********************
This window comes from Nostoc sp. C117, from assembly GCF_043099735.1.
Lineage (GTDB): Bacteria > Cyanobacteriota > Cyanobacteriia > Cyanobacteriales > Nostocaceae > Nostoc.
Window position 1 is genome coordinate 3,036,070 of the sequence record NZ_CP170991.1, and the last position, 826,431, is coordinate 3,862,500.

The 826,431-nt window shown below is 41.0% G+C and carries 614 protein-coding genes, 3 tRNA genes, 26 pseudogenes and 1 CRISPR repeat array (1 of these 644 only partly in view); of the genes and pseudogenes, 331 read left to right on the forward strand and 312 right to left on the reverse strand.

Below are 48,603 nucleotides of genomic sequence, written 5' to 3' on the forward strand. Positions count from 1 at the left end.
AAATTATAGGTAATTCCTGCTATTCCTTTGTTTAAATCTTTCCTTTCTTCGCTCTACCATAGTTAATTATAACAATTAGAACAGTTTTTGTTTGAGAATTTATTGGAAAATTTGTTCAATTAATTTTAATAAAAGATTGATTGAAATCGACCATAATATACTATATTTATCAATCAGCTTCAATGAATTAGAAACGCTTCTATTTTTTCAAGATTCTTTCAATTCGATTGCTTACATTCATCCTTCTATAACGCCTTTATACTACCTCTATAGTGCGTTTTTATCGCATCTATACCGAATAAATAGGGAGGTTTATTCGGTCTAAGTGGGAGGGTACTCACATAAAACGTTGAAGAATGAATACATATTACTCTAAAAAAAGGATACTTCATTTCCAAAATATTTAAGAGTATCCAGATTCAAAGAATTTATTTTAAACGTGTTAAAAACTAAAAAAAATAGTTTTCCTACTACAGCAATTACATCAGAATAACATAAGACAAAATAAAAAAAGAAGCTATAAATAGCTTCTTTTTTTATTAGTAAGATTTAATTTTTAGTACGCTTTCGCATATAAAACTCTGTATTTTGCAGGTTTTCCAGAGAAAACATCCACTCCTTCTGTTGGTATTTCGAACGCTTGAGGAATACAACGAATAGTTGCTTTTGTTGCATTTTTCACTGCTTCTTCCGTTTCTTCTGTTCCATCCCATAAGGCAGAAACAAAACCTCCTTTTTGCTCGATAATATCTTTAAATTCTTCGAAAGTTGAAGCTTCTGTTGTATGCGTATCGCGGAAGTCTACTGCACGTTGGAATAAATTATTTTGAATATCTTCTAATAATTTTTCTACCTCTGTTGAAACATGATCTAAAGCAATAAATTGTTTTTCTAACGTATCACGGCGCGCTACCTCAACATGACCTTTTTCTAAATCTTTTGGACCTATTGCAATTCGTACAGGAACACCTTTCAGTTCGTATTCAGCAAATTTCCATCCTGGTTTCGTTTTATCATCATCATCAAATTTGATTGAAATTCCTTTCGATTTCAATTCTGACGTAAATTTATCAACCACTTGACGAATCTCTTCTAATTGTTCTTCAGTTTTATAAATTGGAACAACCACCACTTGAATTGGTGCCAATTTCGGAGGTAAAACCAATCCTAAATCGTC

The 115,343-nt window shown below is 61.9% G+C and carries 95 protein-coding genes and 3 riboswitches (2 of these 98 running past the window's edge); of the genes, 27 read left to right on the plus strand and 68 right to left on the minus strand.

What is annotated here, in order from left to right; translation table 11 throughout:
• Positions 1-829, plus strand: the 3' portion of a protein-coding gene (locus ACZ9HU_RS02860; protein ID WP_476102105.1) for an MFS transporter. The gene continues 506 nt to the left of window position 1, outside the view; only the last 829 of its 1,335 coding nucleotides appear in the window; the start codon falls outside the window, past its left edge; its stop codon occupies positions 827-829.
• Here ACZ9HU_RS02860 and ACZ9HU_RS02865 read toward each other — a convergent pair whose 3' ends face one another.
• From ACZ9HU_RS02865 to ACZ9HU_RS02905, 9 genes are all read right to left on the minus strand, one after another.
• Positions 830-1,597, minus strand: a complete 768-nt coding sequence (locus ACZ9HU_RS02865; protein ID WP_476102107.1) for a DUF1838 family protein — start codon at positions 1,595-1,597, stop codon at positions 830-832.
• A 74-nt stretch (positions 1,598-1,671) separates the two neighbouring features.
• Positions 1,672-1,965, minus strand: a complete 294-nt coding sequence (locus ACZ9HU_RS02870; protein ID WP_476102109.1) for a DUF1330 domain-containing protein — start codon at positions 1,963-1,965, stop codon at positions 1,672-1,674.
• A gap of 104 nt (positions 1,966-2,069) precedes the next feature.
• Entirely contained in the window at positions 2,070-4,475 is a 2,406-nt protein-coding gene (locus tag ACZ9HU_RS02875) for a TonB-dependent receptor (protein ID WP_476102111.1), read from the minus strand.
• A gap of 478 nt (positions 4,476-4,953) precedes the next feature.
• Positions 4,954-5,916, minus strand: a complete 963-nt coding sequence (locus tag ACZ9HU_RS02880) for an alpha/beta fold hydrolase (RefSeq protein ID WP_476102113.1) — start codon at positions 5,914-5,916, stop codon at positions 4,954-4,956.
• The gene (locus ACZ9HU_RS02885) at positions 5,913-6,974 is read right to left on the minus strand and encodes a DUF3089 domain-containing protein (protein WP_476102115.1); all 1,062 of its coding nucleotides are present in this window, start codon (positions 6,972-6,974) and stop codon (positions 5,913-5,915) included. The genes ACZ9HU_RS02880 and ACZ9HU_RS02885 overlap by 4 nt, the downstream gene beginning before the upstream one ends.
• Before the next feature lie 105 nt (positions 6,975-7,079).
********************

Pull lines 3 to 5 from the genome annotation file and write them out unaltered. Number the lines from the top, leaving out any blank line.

Window position 1 is genome coordinate 3,036,070 of the sequence record NZ_CP170991.1, and the last position, 826,431, is coordinate 3,862,500.

The 826,431-nt window shown below is 41.0% G+C and carries 614 protein-coding genes, 3 tRNA genes, 26 pseudogenes and 1 CRISPR repeat array (1 of these 644 only partly in view); of the genes and pseudogenes, 331 read left to right on the forward strand and 312 right to left on the reverse strand.

Below are 48,603 nucleotides of genomic sequence, written 5' to 3' on the forward strand. Positions count from 1 at the left end.